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My personal perspective on science that was explored in the beginning of the school year has changed tremendously.  Throughout my own learning experiences in a science classroom, I had time and time again encountered teachers’ using a didactic method.  As a result, I believe this experience shaped my own science teaching orientation as I was not exposed to other approaches.  Entering Michelle Dubek’s classroom at OISE gave me a completely different outlook when it comes to science education and truly reinforces the idea that students learn best by doing.  This is supported in a study which showed that hands-on experiences change how students process information, therefore making students learn better and perform better in comparison to a didactic approach (Kontra et al., 2015).  In addition, another study found that students in a “stand-and-deliver” lecture are actually 1.5 times more likely to fail a science course in comparison to students who are in an active classroom that is not teacher-centered (Freeman et al., 2014).  Nonetheless, didactic teaching may be beneficial in terms of fact acquisition and presenting foundational knowledge but it forces many students to follow material passively (McDonald, 2003).  In consequence, my perspective has now moved towards creating learning experiences that are relevant and valuable.  Doing so would attempt to improve student engagement, an issue that Turner and Peck (2009) state is greatly lacking in the study of science.  
From my perspective, the deficiency in student engagement goes hand in hand with a lack of emphasis on wonder in science education.  In addition to my own experience as a testament to this, studies show that school systems capitalize heavily on extrinsic motivation which often leaves students less interested and less engaged (Shumow & Schmidt, 2014).  This disservice is noted by Shen (2016) who states “the curiosity and wonder so vital to the scientific process are unintentionally extinguished”.  What is unfortunate about this finding is that had it not been for the role of wonder in science, the multitude of scientific discoveries since the beginning of time would be non-existent.  In support of this, Stolberg (2008) states “wonder is inseparable from the study of Nature and its processes” (p. 1959).  This proclamation has a profound effect on my own journey towards realizing how paramount wonder really is and it is this journey that continues to push me away from the didactic approach to science education.  In light of this, I truly believe that science education should look to enhance a learner’s curiosity and be presented in a way that builds on a human’s natural inclination to make sense of the world around them.  As Stolberg (2008) noted, this would in turn allow a student to cultivate intrinsic motivation “by which individuals can seek answers for themselves (Kozoll & Osborne, 2006), to test their ideas and those of others (Pugh, 2004), to assuage their curiosity (Bruner, 1996; Byman, 2001; Day, 1982; Kashdan, Rose, & Fincham, 2004) and be the impetus for further learning” (p. 1950).  It is this intrinsic motivation which lends itself to an aesthetic experience, one where meaning is formed and fulfilment follows.  According to Giord (2007), the behaviours associated with this aesthetic experience involve a thirst to learn more, an extension of knowledge beyond the classroom walls and an attempt to see examples of the ideas taught in everyday life.  This aesthetic experience ultimately paves the way for a deeper and richer involvement in science, one that I believe is truly necessary to be in tune with the natural world.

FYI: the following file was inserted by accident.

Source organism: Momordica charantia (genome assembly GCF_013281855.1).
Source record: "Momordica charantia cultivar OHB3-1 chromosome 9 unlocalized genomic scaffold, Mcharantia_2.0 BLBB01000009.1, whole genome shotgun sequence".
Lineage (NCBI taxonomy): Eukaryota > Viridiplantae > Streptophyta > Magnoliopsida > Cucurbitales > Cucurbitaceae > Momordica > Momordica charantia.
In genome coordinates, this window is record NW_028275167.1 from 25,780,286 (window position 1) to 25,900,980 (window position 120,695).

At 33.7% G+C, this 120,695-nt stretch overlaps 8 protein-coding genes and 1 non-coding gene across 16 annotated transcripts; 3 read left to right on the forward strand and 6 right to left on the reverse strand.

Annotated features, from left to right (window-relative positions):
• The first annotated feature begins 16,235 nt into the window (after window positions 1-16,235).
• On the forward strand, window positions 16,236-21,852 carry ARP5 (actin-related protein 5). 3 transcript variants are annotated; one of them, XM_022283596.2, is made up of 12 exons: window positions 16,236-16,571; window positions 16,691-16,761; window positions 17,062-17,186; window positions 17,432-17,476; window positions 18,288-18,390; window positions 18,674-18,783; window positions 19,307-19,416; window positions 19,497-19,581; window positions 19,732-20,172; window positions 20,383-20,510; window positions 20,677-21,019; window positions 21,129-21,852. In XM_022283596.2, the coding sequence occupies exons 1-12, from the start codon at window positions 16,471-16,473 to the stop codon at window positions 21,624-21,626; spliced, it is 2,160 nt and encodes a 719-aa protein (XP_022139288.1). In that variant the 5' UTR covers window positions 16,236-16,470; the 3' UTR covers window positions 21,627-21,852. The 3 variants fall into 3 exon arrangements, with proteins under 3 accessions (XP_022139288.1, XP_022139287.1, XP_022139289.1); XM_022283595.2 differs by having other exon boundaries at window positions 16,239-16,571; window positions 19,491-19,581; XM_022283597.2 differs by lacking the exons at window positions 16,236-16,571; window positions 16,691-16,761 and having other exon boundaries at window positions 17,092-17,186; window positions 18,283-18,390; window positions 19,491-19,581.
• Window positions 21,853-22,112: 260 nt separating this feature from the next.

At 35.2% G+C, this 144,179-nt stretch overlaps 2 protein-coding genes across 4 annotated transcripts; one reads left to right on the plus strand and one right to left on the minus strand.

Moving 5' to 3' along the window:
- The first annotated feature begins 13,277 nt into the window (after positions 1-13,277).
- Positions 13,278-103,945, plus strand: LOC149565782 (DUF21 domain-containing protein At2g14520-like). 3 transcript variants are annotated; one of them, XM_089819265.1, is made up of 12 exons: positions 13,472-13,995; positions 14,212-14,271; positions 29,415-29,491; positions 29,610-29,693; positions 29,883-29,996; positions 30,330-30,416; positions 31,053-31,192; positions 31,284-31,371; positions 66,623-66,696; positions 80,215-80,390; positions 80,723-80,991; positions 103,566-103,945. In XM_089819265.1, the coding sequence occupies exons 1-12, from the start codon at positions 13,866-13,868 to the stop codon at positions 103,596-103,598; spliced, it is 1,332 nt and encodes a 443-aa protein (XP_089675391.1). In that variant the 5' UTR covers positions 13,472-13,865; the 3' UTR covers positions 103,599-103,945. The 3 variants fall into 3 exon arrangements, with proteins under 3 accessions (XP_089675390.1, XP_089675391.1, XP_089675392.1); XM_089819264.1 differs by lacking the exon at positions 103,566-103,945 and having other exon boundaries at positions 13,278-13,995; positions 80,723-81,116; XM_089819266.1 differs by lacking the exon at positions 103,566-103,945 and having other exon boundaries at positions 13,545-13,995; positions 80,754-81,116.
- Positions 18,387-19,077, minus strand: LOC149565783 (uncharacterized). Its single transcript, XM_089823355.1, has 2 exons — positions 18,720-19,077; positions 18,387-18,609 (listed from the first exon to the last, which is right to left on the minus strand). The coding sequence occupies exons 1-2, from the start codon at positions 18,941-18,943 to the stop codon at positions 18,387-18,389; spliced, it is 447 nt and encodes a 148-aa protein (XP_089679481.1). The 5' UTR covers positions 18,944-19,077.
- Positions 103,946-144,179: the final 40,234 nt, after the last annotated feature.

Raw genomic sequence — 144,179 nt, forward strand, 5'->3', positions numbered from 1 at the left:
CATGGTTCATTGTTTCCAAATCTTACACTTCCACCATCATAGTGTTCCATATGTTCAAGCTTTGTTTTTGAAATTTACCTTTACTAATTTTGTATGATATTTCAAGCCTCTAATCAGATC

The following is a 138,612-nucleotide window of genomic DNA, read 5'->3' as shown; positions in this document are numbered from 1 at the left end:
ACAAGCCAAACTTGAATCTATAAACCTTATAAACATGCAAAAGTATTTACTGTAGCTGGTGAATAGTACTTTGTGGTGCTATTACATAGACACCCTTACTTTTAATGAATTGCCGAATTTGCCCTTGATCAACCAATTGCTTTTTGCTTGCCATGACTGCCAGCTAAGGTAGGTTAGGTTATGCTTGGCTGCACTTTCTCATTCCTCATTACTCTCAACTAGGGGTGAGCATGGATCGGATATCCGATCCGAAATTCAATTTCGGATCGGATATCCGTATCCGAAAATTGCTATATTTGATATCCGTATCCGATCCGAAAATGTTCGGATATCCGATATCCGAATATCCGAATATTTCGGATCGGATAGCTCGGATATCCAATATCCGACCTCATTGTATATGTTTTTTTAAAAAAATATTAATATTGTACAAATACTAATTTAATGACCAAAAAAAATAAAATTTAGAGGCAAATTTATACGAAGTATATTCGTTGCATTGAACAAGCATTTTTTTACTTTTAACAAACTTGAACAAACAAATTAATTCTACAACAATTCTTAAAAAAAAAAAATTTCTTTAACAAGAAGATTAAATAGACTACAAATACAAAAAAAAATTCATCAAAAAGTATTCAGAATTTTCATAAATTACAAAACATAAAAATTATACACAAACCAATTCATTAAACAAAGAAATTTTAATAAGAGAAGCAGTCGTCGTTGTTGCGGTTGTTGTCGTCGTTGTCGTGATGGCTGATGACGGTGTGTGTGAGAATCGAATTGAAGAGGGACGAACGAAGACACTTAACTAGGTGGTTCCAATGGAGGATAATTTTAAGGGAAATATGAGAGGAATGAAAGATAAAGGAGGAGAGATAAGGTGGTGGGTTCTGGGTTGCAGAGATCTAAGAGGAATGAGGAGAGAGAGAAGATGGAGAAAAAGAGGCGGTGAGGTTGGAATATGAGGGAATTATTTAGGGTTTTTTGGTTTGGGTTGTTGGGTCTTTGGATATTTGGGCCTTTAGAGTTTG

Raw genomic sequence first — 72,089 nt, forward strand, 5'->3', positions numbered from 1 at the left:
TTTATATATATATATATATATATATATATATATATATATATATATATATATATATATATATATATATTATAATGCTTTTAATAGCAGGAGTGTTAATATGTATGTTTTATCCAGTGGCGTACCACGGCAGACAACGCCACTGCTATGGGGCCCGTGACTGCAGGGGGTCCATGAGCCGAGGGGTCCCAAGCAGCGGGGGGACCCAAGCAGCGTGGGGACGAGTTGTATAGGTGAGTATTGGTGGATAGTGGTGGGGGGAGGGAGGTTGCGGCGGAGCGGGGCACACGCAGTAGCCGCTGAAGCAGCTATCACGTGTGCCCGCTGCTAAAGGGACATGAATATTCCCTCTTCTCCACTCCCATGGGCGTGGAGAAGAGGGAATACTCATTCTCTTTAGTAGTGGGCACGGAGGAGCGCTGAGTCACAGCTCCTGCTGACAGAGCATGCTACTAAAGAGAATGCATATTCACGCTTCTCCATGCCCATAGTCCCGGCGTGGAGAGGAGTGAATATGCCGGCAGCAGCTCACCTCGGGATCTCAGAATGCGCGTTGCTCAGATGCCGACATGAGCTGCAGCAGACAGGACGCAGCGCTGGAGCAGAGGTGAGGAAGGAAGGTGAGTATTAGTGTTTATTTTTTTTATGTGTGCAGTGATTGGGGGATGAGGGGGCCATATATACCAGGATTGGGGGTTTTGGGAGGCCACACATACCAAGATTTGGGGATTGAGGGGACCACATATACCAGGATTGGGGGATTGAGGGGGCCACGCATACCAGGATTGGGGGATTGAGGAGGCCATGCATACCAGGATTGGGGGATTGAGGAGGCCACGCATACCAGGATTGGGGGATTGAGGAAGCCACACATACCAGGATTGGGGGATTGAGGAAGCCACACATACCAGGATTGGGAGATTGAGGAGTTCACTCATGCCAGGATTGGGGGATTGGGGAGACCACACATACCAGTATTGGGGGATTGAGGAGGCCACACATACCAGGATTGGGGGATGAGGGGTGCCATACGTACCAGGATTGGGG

To conclude, although I have recognized that student engagement is central to science and environmental education, it is still a complex and challenging problem that I will have to tackle as a future educator.  The research presented supports the idea that student engagement can be increased when teachers’ provoke thinking, invite curiosity and instil a sense of wonder.
These elements help create an aesthetic experience that will transpire during a lifetime.  According to Stolberg (2008), this can be “nourished in the young by adults who help
them to rediscover the ‘joy, excitement and mystery of the world we live in’ (Carson, 2002, p. 55).  It is not, therefore, a passive experiencing of the natural world, but an active engagement” (p.1959).  However, Stolberg (2008) raises a very important question, “Can teachers encourage a sense of wonder of the natural world in their pupils if they have not ever experienced it for themselves?”.  According to Wilson (2008), “during the early stages of cognitive development—when learning is dependent on concrete perceptual experiences— perception conducts thought. With adults, however, perception obeys thought” (p. 25).  As troubling as that is, I believe that in order to invigorate a sense of wonder, I must attempt to keep the spark of wonder burning in my own daily life.  What further motivates what would be my conscious effort going forward is “the feeling of awed wonder that science can give us is one of the highest experiences of which the human psyche is capable. It is a deep aesthetic passion to rank with the finest that music and poetry can deliver. It is truly one of the things that makes life worth living” (Dawkins, 2006, p.12).

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